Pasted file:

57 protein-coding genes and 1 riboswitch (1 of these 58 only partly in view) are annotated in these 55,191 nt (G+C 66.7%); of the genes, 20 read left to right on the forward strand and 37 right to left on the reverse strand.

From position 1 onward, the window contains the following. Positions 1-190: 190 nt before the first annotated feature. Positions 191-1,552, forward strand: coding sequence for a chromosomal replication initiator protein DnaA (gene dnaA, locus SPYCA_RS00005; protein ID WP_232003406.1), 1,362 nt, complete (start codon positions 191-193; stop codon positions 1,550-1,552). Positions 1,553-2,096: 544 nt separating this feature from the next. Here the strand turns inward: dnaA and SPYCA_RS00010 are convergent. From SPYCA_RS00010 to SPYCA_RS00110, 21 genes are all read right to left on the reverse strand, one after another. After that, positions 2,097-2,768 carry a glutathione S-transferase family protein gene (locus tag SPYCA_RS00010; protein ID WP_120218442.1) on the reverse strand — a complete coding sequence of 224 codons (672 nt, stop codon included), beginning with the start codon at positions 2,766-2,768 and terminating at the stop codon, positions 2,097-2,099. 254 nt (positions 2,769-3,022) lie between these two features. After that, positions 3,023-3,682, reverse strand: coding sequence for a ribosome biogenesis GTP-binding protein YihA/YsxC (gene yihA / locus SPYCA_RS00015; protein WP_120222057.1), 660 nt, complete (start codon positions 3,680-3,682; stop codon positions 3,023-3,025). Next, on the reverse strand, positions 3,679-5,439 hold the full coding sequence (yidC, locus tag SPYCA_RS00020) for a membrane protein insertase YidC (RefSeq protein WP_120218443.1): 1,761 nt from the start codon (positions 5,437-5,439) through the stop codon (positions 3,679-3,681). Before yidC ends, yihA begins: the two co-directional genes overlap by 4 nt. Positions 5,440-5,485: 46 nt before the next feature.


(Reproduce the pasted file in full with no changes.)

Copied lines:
57 protein-coding genes and 1 riboswitch (1 of these 58 only partly in view) are annotated in these 55,191 nt (G+C 66.7%); of the genes, 20 read left to right on the forward strand and 37 right to left on the reverse strand.

From position 1 onward, the window contains the following. Positions 1-190: 190 nt before the first annotated feature. Positions 191-1,552, forward strand: coding sequence for a chromosomal replication initiator protein DnaA (gene dnaA, locus SPYCA_RS00005; protein ID WP_232003406.1), 1,362 nt, complete (start codon positions 191-193; stop codon positions 1,550-1,552). Positions 1,553-2,096: 544 nt separating this feature from the next. Here the strand turns inward: dnaA and SPYCA_RS00010 are convergent. From SPYCA_RS00010 to SPYCA_RS00110, 21 genes are all read right to left on the reverse strand, one after another. After that, positions 2,097-2,768 carry a glutathione S-transferase family protein gene (locus tag SPYCA_RS00010; protein ID WP_120218442.1) on the reverse strand — a complete coding sequence of 224 codons (672 nt, stop codon included), beginning with the start codon at positions 2,766-2,768 and terminating at the stop codon, positions 2,097-2,099. 254 nt (positions 2,769-3,022) lie between these two features. After that, positions 3,023-3,682, reverse strand: coding sequence for a ribosome biogenesis GTP-binding protein YihA/YsxC (gene yihA / locus SPYCA_RS00015; protein WP_120222057.1), 660 nt, complete (start codon positions 3,680-3,682; stop codon positions 3,023-3,025). Next, on the reverse strand, positions 3,679-5,439 hold the full coding sequence (yidC, locus tag SPYCA_RS00020) for a membrane protein insertase YidC (RefSeq protein WP_120218443.1): 1,761 nt from the start codon (positions 5,437-5,439) through the stop codon (positions 3,679-3,681). Before yidC ends, yihA begins: the two co-directional genes overlap by 4 nt. Positions 5,440-5,485: 46 nt before the next feature.